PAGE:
1
$\begingroup$

I have this semi-cross over study design. It can be depicted as two different groups - control and treatment. Patients are initially randomized into either control or treatment group. The control group received placebo in the first 12 months, then received treatment in the next 12 months, and then received the same treatment in another 12 months. The treatment group received treatment for the first 12 months, and then same treatment for the next 12 months then stops.

Control group: [Period 1: Placebo][Period 2: Tx]*[Period 3: Tx]*
Treatment group: [Period 1: Tx][Period 2: Tx]*

*No blinding of assigned treatment/control during this period.

What would be the most appropriate statistical testing for this study design, assuming the outcome is average biochemical level (in numeric value).

$\endgroup$
1
$\begingroup$

Along the lines of @Bernhard's answer: you needn't use a different model than you normally would in most other settings.

To be a pedant, I might describe this design as "stepped wedge" because no patient reverted from active treatment to control. A proper cross-over design has the advantage of measuring a possible washout effect which you cannot do here. I think open label phases are questionable. I think the placebo effects can be residual. I would not say you can account for that because there are no control patients crossing over into an open-label phase. I think for an efficacy analysis, I would only use the data from the blinded phase, and unfortunately that's just a parallel design.

For parallel designs, you can use log-rank tests for sample proportions for binary outcomes after a certain survival time. For recurring events, consider a mixed logistic model. For continuous outcomes, a mixed linear model.

I'm surprised by two open label phases for control patients where they're assigned to open treatment. Crossover isn't even an aspect of the design as I reckon.

$\endgroup$
  • 1
    $\begingroup$ Can you clarify "there are no control patients crossing over into an open-label phase"? I thought we have control patients crossing into open-label treatment, but no Tx patient crossing into control. No? $\endgroup$ – KubiK888 Mar 21 '18 at 21:24
  • $\begingroup$ @KubiK888 they are blinded to control, the open label phase is just them taking the active treatment. I mean to say there is no instance of control crossing over into control with an open label. $\endgroup$ – AdamO Mar 21 '18 at 21:48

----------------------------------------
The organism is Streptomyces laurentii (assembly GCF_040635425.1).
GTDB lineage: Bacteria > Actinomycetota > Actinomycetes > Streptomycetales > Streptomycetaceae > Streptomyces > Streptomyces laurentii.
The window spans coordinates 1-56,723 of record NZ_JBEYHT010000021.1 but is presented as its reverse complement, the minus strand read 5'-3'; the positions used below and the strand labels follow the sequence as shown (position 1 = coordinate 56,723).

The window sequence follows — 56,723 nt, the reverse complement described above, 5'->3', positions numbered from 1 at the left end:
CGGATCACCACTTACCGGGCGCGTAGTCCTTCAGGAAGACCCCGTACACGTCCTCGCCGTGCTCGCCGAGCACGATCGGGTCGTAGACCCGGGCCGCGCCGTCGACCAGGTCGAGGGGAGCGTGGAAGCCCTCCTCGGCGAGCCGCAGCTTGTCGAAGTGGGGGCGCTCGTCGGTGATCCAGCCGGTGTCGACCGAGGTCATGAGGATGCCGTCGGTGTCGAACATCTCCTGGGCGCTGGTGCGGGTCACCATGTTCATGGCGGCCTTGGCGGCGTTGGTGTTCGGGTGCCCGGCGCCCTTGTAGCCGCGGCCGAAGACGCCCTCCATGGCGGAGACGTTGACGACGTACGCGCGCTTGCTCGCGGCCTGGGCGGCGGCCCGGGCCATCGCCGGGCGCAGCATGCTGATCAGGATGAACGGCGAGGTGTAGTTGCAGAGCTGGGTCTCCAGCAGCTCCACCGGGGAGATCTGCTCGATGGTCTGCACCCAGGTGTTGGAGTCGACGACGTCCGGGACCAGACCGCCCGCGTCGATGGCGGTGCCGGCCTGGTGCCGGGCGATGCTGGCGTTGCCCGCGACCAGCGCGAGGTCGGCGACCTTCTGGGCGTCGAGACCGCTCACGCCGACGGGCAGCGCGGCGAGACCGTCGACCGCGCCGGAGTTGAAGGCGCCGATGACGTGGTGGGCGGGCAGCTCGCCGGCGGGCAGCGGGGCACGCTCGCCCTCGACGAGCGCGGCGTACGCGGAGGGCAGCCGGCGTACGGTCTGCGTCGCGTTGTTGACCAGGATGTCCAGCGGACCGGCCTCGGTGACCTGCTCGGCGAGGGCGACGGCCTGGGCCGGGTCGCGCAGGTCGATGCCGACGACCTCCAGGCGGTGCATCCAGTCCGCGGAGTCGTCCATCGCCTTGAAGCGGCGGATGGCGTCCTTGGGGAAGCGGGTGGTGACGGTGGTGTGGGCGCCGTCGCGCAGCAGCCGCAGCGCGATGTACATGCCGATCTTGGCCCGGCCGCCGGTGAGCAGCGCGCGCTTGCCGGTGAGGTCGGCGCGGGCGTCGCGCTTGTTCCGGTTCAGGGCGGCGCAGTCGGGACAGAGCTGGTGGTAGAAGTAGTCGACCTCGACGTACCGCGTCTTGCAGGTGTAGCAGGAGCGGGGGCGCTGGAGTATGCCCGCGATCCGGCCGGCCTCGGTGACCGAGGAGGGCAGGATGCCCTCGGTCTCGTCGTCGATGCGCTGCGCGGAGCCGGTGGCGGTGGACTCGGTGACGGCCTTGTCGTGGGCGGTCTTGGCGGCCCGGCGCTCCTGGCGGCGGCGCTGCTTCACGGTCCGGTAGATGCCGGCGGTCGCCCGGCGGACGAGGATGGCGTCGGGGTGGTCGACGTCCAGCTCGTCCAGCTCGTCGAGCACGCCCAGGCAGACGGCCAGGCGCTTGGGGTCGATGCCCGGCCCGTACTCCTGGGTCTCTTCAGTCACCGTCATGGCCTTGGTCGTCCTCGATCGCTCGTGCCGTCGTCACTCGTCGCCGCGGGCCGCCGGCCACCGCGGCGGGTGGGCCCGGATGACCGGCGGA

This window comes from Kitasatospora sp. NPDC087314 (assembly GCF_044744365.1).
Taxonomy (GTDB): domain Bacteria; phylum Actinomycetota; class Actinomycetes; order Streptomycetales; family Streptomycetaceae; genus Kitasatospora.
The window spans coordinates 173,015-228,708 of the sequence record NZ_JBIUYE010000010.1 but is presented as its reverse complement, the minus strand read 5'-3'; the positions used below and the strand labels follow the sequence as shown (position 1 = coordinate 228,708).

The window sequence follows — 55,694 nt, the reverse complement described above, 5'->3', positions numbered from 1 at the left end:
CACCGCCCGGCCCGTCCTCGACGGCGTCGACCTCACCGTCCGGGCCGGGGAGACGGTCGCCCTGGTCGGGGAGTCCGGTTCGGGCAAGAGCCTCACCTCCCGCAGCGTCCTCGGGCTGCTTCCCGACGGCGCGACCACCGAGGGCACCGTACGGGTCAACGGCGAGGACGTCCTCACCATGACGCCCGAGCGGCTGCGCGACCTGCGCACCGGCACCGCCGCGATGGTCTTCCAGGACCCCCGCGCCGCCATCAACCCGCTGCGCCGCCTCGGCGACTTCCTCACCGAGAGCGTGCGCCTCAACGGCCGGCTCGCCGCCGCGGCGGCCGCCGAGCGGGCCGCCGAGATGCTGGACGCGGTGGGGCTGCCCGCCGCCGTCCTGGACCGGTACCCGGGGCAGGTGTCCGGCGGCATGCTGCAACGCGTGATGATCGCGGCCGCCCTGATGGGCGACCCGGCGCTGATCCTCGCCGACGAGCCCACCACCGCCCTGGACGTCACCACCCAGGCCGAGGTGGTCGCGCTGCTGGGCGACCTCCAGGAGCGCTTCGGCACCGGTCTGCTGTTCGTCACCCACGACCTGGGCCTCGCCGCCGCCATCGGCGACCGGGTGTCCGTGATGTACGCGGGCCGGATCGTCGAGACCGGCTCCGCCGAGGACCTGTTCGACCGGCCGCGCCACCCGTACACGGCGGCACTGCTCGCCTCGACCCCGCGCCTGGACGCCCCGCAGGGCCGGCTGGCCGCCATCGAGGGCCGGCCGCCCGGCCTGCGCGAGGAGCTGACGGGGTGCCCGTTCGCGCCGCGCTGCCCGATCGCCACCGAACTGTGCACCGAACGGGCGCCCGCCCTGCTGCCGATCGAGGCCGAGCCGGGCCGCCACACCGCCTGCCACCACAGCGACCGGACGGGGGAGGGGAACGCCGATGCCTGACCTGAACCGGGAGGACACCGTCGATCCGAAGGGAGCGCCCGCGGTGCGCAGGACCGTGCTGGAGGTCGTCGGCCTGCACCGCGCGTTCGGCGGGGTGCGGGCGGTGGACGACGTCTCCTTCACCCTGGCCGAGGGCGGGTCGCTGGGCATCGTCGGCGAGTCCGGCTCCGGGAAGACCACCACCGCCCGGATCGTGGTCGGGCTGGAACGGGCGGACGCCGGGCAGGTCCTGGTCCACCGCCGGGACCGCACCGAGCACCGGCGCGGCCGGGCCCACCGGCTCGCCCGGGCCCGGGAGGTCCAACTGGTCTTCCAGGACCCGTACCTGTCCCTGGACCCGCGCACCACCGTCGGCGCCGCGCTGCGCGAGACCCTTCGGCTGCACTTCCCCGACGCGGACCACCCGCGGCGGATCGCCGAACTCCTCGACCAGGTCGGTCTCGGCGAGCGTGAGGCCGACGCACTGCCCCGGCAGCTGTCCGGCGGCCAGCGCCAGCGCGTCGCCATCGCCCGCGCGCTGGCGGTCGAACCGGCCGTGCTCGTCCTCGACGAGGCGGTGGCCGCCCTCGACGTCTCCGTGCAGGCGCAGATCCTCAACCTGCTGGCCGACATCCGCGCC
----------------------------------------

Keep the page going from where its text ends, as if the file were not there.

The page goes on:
• $\begingroup$ I agree the most meaningful comparison is the parallel design. But say, we try to model all periods into one modeling, can we include a Tx and Time variable to capture the outcome difference (numeric), and include periods 1 - 3 in a linear mixed effect model? $\endgroup$ – KubiK888 Mar 21 '18 at 21:54
  • $\begingroup$ @KubiK888 You can do that too, but my point is just to be aware of the impact on interpretation. I would compare that to the blinded, parallel design (not formally) to be sure to describe any differences. $\endgroup$ – AdamO Mar 22 '18 at 14:05
2
$\begingroup$

It depends on the exact question, but probably a linear mixed effects model with the proband id as random effect and a dummy variable that is $0$ if the proband did receive nothing (pretest values) or placebo in the last period and $1$ if the proband received true therapy in the last period, and otherwise $0$, as fixed effect. The biochemical level being the dependent variable.

Depending on the values and your expectiations on the durability of the drug effect you might consider another dummy variable on whether there was drug influence in the last two periods or you might consider the log of the measurement instead of the measurement itself or if you are faced with floor or ceiling effects you might consider the same as logistic regression. It really depends on your expectations on the drug. However, the above given model will be a good start to improve upon.

$\endgroup$
  • $\begingroup$ Would linear mixed effects model be better than repeated ANOVA? $\endgroup$ – KubiK888 Mar 21 '18 at 21:41

Your Answer

By clicking “Post Your Answer”, you agree to our terms of service, privacy policy and cookie policy

Not the answer you're looking for? Browse other questions tagged or ask your own question.